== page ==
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Front Page

Female combat uniform gets mixed reviews
Photo by Adriana Salas
Ready One Industries CEO, Tom Ahman, left, and Vice-President of Production, Cynthia DeHaro, right, stand next to a mannequin wearing a female Army prototype uniform.

Unisex Army combat uniforms may soon become a thing of the past now that a prototype female combat uniform is being tested in theater. Ready One Industries in White Sands Missile Range’s sister city of El Paso has played a vital role in creating the Army’s first prototype female combat uniform.

“The women’s fit is a prototype that we hope will get into production,” said Tom Ahman, Ready One Industries CEO.

Since the early 1940s females have been allowed to enlist into the Army and since then have had to adjust to a military uniform that was created with a man’s physique in mind. The prototype female active combat uniforms will reduce the awkward fit with the new changes. A cinched waist line, added space in the upper body,
and changes in the padding and pocket placement are just some of the few changes made to the uniform. “Overall a better fit,” said Vice-President of Products, Cynthia DeHaro.

Jul 29, 2011, 11:19 am

Employees come out to support ill co-worker
Photo by Adriana Salas
Richard Purcella tees off during the Marc Cano Charity Golf event held July 22 at the WSMR Golf Course. Cano, an engineer with Data Science, was diagnosed with cancer in the liver, lungs and bones. With 40 participants, the event raised close to $1,700 for Cano’s future medical expenses. The event was organized by long time friend and co-worker, Samuel Allison who said another fundraising tournament will be scheduled in the oncoming months. Cano is undergoing treatment in Las Cruces.

Co-workers of a WSMR employee who was recently diagnosed with cancer are coming together to raise funds for treatment being received in town. In one day approximately $1,700 were raised during a charity golf event July 22 benefiting Marc Cano. Cano was diagnosed with cancer in the lungs, liver and bones.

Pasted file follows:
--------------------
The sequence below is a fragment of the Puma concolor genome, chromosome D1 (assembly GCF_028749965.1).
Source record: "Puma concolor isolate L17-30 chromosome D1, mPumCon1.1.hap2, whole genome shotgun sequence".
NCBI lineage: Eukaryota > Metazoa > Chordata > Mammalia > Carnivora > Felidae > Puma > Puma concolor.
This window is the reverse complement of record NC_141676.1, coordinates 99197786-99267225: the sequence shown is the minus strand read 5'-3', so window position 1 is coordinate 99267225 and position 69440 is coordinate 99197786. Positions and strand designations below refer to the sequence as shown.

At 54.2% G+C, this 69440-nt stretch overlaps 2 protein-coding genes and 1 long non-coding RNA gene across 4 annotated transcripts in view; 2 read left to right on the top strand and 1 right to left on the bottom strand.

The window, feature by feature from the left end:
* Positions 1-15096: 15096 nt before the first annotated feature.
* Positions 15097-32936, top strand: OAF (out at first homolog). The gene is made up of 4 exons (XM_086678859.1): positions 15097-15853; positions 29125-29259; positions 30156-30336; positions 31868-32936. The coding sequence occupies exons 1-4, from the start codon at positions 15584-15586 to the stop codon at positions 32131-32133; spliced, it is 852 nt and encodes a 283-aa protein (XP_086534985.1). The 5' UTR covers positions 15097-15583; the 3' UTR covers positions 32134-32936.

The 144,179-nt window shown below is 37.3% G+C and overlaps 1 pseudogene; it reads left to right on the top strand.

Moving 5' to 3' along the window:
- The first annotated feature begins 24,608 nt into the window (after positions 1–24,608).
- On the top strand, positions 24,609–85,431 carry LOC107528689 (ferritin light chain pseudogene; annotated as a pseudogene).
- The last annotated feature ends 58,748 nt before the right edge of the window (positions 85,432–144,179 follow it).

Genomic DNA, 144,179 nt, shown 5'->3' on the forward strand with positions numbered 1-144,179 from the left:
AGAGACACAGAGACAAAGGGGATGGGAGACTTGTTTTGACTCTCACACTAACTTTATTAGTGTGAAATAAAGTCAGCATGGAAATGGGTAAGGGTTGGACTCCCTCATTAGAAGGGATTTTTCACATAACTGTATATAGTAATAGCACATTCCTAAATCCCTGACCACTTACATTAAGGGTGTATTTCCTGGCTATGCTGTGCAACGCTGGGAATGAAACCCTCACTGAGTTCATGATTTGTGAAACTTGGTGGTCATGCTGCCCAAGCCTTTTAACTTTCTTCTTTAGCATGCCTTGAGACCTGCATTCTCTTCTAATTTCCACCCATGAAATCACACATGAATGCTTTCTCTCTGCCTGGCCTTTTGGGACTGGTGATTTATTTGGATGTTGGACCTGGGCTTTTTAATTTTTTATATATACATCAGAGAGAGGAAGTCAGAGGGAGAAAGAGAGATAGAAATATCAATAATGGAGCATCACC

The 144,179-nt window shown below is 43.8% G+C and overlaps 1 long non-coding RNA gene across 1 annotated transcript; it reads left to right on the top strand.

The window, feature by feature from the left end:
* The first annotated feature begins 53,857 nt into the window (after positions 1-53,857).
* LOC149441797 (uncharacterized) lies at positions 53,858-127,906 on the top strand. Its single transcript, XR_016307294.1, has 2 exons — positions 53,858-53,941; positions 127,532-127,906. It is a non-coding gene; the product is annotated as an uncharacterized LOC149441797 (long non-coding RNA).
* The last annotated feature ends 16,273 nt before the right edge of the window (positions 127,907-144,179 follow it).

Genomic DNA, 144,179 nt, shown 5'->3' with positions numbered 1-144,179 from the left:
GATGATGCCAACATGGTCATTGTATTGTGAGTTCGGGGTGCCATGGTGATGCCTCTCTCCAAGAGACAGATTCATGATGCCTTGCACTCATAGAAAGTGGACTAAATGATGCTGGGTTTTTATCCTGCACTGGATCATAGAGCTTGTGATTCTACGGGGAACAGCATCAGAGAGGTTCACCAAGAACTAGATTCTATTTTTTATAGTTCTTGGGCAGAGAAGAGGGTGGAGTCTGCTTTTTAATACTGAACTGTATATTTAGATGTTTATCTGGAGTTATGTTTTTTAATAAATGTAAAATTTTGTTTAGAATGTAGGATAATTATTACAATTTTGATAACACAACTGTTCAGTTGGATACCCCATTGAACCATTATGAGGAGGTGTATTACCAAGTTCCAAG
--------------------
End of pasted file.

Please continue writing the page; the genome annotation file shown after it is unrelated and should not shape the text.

Cano has been undergoing treatment since he was first diagnosed with the terminal illness nearly two months ago. Since then, co-workers have raised a total of $5,000 for Cano’s upcoming medical expenses.

“He’s one of our guys and we’re concerned the burden on the family is pretty high, so we want to lighten it up as much as we can,” said Jerre Riordan, Chief of Networks for Data Science.

Riordan said Cano is a good team player and the directorate as a whole works like a family, he said he makes it a point to schedule extracurricular activities to continue the bond amongst co-workers. According to Riordan, Cano’s illness came as a shock to everyone, including Cano.

“It was out of the blue, he wasn’t feeling good one day so he went home,” Riordan said. “He found out shortly after that.”

Since then Cano, who has been working at WSMR for over 10 years, has used up his leave for treatment he is taking out of two hospitals in town. Cano is currently enrolled in the Voluntary Leave Transfer program. The program allows for a covered employee to donate annual leave to an employee with a personal or medical emergency.

Jul 29, 2011, 11:27 am

Bible studies provide support for Soldiers and Families
Photo by Bethany Blundell
Chaplain Daniel Sparks, left, and his assistant Specialist Chase Campbell discuss a Bible passage during a 2nd Engineer Battalion Bible Study. The Bible studies are held every Tuesday in the Truman Kimbro Dining Facility at 11:45 a.m.

While in Afghanistan, the 2nd Engineer Battalion Bible studies proved to be a relief to Soldiers during their tour, and now the battalion is bringing those studies back home.

Chaplain Daniel Sparks started the battalion Bible studies before Soldiers deployed for Afghanistan in December 2008.

They met regularly during their tour in Afghanistan and now they are starting the studies up again. The main goal Sparks hopes to achieve is to provide support and religious information to Soldiers and their Families.

“The Battalion Commander has the statutory responsibility to provide religious support for Soldiers and Families, and the Chaplain has the responsibility to execute that support for those programs,” Sparks said. “Part of that is religious education to help our Soldiers learn more about Christianity so they can grow in their faith.”

Jul 29, 2011, 11:40 am

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